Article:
A green wave swept over France on Sunday as the environmentalist party and its left-wing allies won control of a clutch of major cities including Lyon, Strasbourg and Bordeaux.
The centrist party of President Emmanuel Macron, La Republique En Marche (LREM), however, failed to capture any major cities, prompting talks of a governmental reshuffle.
In Paris socialist mayor Anne Hidalgo — endorsed by the greens — was re-elected with 48.7% of the vote.
The far-right Rassemblement National (formerly Front National), meanwhile, won in Perpignan. It is the first time it will be at the helm of a city of more than 100,000 inhabitants.
But while the Europe Ecology-The Greens (EELV) party toasted their unprecedented triumph, it came amid a record abstention rate of 59% across the country.
'A giant step'
EELV described the results a "historic".
"Today, ecology is taking a big step. A giant step," the party's secretary Julien Dayou said in a statement, adding that "it is THE mandate to act for climate and social justice."
"The French are ready for change. Great, so are we," he went on.
In Marseille, France's second city, the list led by the Greens has won the most seats in the local council but the mayorship is not yet assured as they don't have a majority. They will need the backing of smaller formations. A vote will be held later in the week.
The party, which formed alliances with mostly left-wing formations including La France Insoumise, the Communists and the Socialists, also won a clutch of second-tier cities including Grenoble, Poitiers, Annecy, and Tours.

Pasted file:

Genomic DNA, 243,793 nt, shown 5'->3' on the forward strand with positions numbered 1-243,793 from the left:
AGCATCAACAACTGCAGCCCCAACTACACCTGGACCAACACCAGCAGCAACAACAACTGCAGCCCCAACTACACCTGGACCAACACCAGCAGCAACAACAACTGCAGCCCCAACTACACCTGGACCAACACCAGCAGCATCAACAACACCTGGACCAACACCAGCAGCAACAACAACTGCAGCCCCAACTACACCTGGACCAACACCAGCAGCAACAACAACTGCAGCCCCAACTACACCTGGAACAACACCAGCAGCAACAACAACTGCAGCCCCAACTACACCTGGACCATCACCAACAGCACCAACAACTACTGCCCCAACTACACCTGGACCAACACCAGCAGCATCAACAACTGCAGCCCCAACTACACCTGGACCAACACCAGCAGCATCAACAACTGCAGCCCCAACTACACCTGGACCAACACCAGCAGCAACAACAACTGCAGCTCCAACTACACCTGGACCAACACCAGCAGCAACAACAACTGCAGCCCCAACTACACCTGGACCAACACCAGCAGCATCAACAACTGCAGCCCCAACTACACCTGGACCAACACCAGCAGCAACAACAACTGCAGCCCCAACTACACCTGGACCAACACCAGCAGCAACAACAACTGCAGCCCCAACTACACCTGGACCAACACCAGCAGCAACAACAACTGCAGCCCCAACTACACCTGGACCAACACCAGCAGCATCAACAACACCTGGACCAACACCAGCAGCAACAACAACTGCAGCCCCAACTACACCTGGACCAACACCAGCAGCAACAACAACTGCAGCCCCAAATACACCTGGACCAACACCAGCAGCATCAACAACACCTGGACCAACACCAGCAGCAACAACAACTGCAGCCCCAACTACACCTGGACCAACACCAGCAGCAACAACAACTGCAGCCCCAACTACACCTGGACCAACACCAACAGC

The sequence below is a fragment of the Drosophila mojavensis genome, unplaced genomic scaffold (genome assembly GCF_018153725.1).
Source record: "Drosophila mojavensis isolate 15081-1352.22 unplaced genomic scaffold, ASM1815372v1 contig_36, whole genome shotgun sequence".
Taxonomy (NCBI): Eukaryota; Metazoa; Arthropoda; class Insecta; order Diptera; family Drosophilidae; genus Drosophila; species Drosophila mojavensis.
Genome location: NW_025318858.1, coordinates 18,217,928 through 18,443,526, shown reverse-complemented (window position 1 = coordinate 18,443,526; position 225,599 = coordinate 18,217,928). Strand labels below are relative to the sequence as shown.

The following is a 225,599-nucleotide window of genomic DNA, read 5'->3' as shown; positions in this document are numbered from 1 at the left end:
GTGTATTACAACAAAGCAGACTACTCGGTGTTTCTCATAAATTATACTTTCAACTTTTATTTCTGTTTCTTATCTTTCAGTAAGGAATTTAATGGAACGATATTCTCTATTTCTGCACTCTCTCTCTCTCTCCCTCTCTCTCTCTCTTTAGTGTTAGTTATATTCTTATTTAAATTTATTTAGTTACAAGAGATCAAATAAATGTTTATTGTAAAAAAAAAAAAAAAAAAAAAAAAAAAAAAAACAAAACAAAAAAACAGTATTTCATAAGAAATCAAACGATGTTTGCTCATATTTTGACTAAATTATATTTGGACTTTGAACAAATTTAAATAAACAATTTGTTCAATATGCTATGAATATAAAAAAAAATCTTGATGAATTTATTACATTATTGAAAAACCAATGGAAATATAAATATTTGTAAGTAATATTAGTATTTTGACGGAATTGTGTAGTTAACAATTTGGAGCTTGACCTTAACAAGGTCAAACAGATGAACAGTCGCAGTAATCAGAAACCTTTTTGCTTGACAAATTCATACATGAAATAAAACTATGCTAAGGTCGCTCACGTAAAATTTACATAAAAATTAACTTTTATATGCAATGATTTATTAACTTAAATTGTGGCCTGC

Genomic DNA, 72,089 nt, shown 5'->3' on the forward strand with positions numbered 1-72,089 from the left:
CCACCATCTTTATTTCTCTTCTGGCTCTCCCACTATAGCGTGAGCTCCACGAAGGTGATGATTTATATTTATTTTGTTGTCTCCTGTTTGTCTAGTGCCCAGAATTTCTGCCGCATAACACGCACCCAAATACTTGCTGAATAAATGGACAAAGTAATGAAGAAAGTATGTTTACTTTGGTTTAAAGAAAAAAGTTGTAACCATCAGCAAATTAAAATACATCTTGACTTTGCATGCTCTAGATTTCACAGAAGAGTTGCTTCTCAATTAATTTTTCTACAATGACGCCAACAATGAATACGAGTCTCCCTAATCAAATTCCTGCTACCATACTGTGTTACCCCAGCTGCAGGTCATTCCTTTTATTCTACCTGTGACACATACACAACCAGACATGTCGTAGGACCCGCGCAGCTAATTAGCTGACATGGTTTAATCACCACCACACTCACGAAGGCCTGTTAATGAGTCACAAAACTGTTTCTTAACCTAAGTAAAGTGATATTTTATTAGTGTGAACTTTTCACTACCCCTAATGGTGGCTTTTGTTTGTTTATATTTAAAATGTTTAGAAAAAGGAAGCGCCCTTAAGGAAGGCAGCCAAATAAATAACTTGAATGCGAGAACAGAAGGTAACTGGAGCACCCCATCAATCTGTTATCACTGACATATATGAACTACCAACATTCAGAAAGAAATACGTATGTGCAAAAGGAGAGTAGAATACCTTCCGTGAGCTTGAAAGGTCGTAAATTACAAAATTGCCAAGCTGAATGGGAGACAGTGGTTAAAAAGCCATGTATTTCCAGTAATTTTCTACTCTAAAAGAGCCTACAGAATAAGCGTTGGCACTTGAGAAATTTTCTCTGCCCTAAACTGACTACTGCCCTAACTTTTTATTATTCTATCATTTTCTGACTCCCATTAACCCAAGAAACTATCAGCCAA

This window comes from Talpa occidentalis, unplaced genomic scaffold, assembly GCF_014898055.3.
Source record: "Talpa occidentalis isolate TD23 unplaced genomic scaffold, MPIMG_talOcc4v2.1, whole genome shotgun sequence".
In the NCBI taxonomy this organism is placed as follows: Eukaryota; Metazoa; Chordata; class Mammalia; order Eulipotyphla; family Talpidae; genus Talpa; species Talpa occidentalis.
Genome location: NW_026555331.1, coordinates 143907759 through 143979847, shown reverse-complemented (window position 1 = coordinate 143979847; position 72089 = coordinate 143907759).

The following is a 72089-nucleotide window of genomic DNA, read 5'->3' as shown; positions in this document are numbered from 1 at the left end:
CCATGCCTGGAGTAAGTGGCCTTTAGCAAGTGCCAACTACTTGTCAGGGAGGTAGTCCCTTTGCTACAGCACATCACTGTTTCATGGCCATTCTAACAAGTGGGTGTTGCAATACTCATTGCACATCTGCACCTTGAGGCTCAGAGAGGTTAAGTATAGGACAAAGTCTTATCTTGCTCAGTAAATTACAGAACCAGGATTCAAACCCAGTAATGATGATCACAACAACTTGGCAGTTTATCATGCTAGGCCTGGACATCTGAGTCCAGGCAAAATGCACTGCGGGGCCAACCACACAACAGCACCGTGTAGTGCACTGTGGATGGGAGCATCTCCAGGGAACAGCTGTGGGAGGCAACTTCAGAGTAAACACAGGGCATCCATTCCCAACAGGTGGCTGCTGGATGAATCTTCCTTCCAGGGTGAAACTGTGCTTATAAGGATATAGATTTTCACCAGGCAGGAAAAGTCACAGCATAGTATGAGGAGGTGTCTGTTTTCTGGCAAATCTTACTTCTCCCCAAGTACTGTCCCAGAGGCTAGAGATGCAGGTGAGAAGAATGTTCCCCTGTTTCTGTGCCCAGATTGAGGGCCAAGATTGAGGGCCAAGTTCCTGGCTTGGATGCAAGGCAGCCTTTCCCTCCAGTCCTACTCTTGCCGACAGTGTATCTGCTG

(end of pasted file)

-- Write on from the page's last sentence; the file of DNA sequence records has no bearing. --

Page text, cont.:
The alliances they formed will also see them play key roles in other local councils across the country, including in Montpellier but also in Paris.
The capital was easily secured for another six-year term by Hidalgo, providing the Socialist party with its first spot of respite since 2017 when it was all but wiped out in presidential and parliamentary elections. It also came in sixth place in last year's European ballot.
But Sunday's poll showed the party retains a strong local anchoring — Socialist mayors held onto cities such as Lille, Nantes, Brest, and Rennes.
LREM 'taking root'
Its poor local implantation may have been one of the reasons LREM was routed in these elections. The centrist party, formed by Macron in 2016, did not win any of the big cities it hoped to secure and gathered just over 13% of the votes in Paris.
The party's campaigning has also been beset by infighting. In the capital, LREM's chosen candidate, Benjamin Griveaux, withdrew following a sex scandal but the LREM vote was split after Cedric Villani rebelled against the party to run.
In Lyon, LREM initially endorsed Gerard Collomb, a former close ally of Macron who ran France's third most populous city for 17 years, but withdrew its backing in May over his decision to form an alliance with the right-wing Les Republicans party.
Commenting on the results, Stanislas Guerini, LREM's general secretary, argued that the party had taken "its first step towards local establishment."
"We would, of course, have preferred to move the lines more but a new generation of local elected representatives is taking root. From this generation will future LREM mayors be born," he added.
The only bright spot for the ruling party was the re-election of Prime Minister Edouard Philippe in the northern city of Le Havre where he won with almost 59% of the votes against the Communist Party deputy Jean-Paul Lecoq.
A majority of French people are now keen for a government reshuffle, according to an IPSOS poll, although most respondents declared themselves in favour of a "limited" one.